Many were surprised, including me, last season when Port Adelaide didn’t make the finals after showing so much promise in 2014.
Last season, on paper, Port had the team to challenge for the top four, but instead had a miserable year and finished ninth in a season littered with injuries and underwhelming performances.
The Power will need to look back on 2015 as a learning curve and they have made changes to their coaching panel with the arrival of Nathan Bassett, Chad Cornes and Garry Hocking to compliment midfield coach Michael Voss.
Perhaps the most impressive piece of business the club did over the summer was getting their gun players to recommit to the club, with Ollie Wines, Chad Wingard, Robbie Gray, Hamish Hartlett and skipper Travis Boak all penning new deals.
The smart recruiting of forward Charlie Dixon from the Suns and midfielder Jimmy Toumpas from Melbourne should help offset the losses of both Paddy Ryder and Angus Monfries due to the supplements saga.
Many pundits are picking Ken Hinkley’s men to regain their 2014 form, so there will be plenty of expectation once again at Alberton heading into a bumper 2016.
Paddy Ryder, Angus Monfries (both suspended)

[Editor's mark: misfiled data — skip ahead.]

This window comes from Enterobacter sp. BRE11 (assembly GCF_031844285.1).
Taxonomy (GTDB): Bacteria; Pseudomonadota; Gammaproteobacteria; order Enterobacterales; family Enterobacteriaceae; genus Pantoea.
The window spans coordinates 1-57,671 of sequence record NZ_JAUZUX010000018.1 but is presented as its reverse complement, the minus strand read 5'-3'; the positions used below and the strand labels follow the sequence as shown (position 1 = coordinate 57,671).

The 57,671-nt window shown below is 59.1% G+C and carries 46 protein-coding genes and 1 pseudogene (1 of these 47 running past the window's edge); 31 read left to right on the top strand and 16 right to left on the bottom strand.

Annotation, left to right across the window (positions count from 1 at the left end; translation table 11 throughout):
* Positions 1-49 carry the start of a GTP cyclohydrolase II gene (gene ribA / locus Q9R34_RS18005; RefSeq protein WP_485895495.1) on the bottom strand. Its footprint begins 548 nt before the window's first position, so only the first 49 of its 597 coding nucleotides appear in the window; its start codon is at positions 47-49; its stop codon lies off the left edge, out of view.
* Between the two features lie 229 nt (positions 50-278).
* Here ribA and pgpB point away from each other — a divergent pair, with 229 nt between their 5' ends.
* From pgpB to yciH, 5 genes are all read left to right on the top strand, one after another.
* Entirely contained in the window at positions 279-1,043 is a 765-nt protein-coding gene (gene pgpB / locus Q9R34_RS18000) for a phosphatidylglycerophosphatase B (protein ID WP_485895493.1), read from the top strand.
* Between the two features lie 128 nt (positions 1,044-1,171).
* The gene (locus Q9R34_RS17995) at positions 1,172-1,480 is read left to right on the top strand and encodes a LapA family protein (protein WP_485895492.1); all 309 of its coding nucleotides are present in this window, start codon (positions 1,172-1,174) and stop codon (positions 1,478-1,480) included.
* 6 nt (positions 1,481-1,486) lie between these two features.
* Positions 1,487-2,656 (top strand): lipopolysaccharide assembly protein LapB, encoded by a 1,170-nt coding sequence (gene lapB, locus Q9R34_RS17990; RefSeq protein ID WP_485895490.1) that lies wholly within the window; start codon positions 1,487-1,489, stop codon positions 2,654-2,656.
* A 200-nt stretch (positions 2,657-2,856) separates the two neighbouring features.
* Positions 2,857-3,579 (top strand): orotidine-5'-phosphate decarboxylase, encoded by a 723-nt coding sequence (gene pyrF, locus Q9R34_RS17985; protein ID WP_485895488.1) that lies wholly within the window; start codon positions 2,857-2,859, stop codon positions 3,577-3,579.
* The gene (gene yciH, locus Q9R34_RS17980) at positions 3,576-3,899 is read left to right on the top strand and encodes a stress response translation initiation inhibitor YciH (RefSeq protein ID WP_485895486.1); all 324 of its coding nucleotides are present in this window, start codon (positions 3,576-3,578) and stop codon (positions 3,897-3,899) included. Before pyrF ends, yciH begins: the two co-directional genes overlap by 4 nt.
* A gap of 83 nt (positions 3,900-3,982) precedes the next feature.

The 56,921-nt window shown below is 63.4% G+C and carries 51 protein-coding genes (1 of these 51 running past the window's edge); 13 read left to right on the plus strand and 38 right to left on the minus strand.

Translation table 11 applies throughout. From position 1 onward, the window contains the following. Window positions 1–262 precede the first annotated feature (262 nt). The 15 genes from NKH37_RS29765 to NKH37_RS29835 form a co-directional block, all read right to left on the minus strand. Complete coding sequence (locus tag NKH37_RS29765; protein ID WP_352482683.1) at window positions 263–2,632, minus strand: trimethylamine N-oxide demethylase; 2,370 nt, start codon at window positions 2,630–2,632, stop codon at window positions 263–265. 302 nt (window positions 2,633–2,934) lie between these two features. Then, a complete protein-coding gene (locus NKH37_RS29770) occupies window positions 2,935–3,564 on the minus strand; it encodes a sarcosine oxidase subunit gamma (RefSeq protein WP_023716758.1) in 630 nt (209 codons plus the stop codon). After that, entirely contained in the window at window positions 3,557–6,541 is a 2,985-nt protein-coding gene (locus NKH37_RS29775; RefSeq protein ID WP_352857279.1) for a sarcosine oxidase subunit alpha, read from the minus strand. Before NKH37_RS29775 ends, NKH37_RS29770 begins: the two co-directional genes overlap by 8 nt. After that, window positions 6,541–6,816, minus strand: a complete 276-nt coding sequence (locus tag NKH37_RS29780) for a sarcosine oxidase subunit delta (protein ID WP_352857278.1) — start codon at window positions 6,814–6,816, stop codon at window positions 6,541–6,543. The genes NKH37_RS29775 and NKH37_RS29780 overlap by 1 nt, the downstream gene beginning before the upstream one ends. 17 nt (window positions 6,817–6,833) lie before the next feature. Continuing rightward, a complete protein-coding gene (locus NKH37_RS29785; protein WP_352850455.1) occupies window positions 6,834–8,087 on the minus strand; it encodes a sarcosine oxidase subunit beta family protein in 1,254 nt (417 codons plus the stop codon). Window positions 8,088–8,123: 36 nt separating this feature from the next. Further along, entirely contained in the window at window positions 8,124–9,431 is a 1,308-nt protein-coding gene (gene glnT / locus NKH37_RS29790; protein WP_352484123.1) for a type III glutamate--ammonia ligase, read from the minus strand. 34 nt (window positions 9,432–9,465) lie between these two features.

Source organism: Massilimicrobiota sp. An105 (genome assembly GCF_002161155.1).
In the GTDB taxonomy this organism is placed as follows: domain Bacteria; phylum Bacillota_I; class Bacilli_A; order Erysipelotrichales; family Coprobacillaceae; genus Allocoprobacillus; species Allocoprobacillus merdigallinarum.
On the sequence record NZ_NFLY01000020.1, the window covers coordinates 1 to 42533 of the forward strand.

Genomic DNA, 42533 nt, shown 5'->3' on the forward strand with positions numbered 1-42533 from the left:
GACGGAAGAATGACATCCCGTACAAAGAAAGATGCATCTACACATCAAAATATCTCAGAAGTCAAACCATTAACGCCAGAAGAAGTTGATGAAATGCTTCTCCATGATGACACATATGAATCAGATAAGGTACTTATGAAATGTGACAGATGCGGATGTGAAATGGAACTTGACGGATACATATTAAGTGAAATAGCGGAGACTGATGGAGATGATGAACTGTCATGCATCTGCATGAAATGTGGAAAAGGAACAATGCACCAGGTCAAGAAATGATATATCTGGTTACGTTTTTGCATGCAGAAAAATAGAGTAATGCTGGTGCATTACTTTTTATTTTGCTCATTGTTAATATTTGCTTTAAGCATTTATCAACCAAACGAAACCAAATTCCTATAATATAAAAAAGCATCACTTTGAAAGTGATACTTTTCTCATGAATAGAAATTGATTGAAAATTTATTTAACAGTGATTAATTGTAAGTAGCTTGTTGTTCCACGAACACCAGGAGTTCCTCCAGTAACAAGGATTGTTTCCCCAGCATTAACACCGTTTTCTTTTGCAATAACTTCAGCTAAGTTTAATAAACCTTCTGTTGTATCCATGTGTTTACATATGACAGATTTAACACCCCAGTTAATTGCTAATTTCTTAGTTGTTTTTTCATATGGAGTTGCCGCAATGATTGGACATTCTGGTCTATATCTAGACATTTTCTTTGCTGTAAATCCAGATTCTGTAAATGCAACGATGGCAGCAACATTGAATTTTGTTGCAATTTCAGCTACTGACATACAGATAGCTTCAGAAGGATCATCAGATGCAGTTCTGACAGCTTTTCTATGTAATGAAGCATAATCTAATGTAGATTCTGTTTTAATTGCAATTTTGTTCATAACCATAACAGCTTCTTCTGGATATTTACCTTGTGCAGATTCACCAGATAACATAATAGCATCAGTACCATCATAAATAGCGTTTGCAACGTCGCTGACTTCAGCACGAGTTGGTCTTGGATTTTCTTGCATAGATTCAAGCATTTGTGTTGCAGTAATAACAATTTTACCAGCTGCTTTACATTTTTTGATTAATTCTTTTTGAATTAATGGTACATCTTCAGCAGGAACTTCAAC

Key Player: Ollie Wines
The 21-year old gun midfielder signed a contract at the end of last season that ties him up with the club until the end of 2018, a huge boost for the club as Wines is destined to be a future leader at the club.
Wines is the fastest player to reach 50 games for Port Adelaide and his short career has already netted him three consecutive awards for best under-21 player at the club. However, Wines isn’t a future star anymore, he’s a crucial player to the Port Adelaide set up now and vastly important to their success.
Wines’s averages stack up well, despite a few injury concerns throughout 2015 that saw him only play 13 games for the year. He averaged 24 disposals, 11 kicks, 13 handballs and 5 tackles in those 13 games including a stand-out performance against the Bulldogs in round 10 which saw him rack up 33 possessions and a goal.
It is clear Port struggled when Wines wasn’t there last season, with his tough, ball-hunter like tenacity, clearly missed in the Power midfield.
I’ve could of easily gone with Travis Boak or Chad Wingard as the key player, but I feel the re-signing of Wines was the last piece of the puzzle for Port on the road to premiership success. I rate Wines incredibly highly and I see a lot of Patrick Dangerfield in him. It should be a mammoth year for the Victorian-born midfielder.
Rising Star: Brendon ah Chee
It was a close call between ah Chee and Sam Gray, but I’ve gone with the former, who was taken at pick No.45 in the 2011 national draft, making his debut last season.
An agile midfielder or forward, ah Chee debuted in round 3 and went on to play 11 games, including a blistering performance against the Giants, where he amassed 24 possessions and kicked three goals.
Ah Chee started as the sub in five of his first eight games, but finished the year off strongly, starting on the field for the last three games of the season, and winning the club’s most improved player award.